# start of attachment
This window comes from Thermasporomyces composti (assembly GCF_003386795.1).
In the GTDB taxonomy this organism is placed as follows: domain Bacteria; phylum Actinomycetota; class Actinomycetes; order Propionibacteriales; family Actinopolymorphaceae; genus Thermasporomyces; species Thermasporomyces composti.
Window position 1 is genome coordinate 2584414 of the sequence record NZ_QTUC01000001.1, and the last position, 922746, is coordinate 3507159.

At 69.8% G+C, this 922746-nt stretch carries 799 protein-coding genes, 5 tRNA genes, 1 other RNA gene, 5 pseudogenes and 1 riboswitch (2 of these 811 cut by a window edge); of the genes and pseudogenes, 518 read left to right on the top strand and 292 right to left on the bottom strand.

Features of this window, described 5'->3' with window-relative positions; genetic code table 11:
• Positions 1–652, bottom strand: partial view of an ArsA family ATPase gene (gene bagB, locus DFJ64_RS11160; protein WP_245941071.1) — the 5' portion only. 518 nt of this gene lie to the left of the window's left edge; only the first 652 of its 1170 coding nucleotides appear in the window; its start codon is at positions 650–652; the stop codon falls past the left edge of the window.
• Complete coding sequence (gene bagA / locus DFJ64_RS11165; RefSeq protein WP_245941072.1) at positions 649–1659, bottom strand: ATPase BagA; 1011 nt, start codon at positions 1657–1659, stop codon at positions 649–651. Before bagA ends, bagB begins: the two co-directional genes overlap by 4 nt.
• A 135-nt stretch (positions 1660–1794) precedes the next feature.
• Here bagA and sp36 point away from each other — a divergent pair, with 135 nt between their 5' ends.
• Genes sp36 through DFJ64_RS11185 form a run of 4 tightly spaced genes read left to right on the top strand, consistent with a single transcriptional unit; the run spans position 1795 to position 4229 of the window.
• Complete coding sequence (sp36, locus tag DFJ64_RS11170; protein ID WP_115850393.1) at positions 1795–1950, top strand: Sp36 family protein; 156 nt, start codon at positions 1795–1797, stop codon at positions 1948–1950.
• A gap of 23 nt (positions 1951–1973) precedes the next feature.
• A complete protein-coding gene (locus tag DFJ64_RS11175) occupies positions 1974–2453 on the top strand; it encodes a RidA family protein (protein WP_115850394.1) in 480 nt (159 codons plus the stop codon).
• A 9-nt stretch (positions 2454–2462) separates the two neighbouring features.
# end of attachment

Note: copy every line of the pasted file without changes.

This window comes from Thermasporomyces composti (assembly GCF_003386795.1).
In the GTDB taxonomy this organism is placed as follows: domain Bacteria; phylum Actinomycetota; class Actinomycetes; order Propionibacteriales; family Actinopolymorphaceae; genus Thermasporomyces; species Thermasporomyces composti.
Window position 1 is genome coordinate 2584414 of the sequence record NZ_QTUC01000001.1, and the last position, 922746, is coordinate 3507159.

At 69.8% G+C, this 922746-nt stretch carries 799 protein-coding genes, 5 tRNA genes, 1 other RNA gene, 5 pseudogenes and 1 riboswitch (2 of these 811 cut by a window edge); of the genes and pseudogenes, 518 read left to right on the top strand and 292 right to left on the bottom strand.

Features of this window, described 5'->3' with window-relative positions; genetic code table 11:
• Positions 1–652, bottom strand: partial view of an ArsA family ATPase gene (gene bagB, locus DFJ64_RS11160; protein WP_245941071.1) — the 5' portion only. 518 nt of this gene lie to the left of the window's left edge; only the first 652 of its 1170 coding nucleotides appear in the window; its start codon is at positions 650–652; the stop codon falls past the left edge of the window.
• Complete coding sequence (gene bagA / locus DFJ64_RS11165; RefSeq protein WP_245941072.1) at positions 649–1659, bottom strand: ATPase BagA; 1011 nt, start codon at positions 1657–1659, stop codon at positions 649–651. Before bagA ends, bagB begins: the two co-directional genes overlap by 4 nt.
• A 135-nt stretch (positions 1660–1794) precedes the next feature.
• Here bagA and sp36 point away from each other — a divergent pair, with 135 nt between their 5' ends.
• Genes sp36 through DFJ64_RS11185 form a run of 4 tightly spaced genes read left to right on the top strand, consistent with a single transcriptional unit; the run spans position 1795 to position 4229 of the window.
• Complete coding sequence (sp36, locus tag DFJ64_RS11170; protein ID WP_115850393.1) at positions 1795–1950, top strand: Sp36 family protein; 156 nt, start codon at positions 1795–1797, stop codon at positions 1948–1950.
• A gap of 23 nt (positions 1951–1973) precedes the next feature.
• A complete protein-coding gene (locus tag DFJ64_RS11175) occupies positions 1974–2453 on the top strand; it encodes a RidA family protein (protein WP_115850394.1) in 480 nt (159 codons plus the stop codon).
• A 9-nt stretch (positions 2454–2462) separates the two neighbouring features.